Darfur, The Ambiguous Genocide
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Journalistic explanations of the unfolding humanitarian catastrophe have been given to hurried generalizations and inaccuracies: the genocide has been portrayed as an ethnic clash marked by Arab-on-African violence, with the Janjaweed militias under strict government control, but neither of these impressions is strictly true. Darfur: The Ambiguous Genocide explains what lies behind the conflict, how it came about, why it should not be oversimplified, and why it is so relevant to the future of the continent.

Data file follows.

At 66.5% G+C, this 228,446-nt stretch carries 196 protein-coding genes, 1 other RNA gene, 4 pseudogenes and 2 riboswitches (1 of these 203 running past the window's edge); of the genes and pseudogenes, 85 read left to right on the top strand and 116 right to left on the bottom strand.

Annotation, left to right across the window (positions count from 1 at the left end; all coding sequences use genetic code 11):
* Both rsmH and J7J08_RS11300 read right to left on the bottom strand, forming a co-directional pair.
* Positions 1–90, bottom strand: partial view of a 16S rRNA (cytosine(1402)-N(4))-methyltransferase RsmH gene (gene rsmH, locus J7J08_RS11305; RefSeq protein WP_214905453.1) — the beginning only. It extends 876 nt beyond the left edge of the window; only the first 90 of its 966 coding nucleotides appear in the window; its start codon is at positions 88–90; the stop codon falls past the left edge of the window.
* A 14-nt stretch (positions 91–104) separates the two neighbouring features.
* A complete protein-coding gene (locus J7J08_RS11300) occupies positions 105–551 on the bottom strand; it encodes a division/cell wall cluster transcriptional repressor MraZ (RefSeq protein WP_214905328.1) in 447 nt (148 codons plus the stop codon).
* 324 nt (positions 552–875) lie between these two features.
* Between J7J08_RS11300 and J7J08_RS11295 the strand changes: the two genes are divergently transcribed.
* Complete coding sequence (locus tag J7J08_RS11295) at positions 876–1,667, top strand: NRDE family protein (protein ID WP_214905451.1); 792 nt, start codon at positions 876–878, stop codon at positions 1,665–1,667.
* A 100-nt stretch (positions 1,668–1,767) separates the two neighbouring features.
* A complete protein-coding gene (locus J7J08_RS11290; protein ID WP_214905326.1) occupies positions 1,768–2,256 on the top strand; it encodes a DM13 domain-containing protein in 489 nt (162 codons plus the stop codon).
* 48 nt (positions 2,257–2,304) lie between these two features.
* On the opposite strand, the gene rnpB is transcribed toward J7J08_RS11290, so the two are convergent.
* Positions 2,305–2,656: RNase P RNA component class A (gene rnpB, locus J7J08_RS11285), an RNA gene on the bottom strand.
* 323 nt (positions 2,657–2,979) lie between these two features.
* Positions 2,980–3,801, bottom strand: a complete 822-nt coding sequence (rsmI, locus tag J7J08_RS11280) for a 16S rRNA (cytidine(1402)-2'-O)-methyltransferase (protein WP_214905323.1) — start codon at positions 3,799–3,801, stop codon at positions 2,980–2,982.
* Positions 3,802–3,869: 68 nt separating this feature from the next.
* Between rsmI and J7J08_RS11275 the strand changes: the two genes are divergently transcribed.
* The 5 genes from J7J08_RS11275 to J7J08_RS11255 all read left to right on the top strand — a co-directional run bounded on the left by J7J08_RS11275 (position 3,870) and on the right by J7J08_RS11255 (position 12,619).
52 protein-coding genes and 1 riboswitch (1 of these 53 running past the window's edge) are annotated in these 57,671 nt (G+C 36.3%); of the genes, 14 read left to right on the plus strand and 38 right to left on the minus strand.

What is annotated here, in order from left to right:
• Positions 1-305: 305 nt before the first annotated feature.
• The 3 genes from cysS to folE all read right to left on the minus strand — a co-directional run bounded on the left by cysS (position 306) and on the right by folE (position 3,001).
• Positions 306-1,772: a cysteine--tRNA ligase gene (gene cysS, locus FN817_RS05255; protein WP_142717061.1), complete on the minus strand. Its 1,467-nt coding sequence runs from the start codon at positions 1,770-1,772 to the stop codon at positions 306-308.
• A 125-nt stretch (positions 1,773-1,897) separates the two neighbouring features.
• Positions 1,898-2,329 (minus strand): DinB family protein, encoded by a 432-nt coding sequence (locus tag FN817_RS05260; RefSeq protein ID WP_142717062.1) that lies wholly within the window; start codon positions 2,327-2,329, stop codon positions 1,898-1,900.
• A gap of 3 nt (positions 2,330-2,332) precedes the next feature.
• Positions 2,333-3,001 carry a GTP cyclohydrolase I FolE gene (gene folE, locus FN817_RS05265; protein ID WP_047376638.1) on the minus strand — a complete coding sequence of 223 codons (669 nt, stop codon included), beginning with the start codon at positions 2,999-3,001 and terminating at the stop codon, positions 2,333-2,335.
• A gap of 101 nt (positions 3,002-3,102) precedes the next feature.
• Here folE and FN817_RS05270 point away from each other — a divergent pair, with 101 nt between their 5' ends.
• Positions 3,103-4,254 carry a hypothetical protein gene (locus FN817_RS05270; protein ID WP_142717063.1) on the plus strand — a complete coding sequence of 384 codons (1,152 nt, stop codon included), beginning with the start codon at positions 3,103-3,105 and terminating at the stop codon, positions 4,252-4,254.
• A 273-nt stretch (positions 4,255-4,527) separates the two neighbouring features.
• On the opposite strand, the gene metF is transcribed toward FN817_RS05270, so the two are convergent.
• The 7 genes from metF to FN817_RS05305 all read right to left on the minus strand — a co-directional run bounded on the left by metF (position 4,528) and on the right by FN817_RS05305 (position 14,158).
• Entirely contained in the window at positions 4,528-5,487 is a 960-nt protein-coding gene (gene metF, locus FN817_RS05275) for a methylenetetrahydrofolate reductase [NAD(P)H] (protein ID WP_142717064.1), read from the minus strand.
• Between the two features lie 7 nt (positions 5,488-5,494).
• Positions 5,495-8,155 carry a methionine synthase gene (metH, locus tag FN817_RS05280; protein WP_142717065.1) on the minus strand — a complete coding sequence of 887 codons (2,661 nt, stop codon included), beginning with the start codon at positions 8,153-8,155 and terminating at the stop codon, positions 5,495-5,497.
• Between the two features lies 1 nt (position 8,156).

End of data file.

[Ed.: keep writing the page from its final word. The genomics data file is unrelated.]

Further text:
Gérard Prunier sets out the ethnopolitical makeup of the Sudan and explains why the Darfur rebellion is regarded as a key threat to Arab power in the countrymuch more so than secessionism in the Christian South. This, he argues, accounts for the governments deployment of "exemplary violence" by the Janjaweed militias in order to intimidate other African Muslims into subservience. As the world watches; governments decide if, when, and how to intervene; and international organizations struggle to distribute aid, the knowledge in Pruniers book will provide crucial assistance.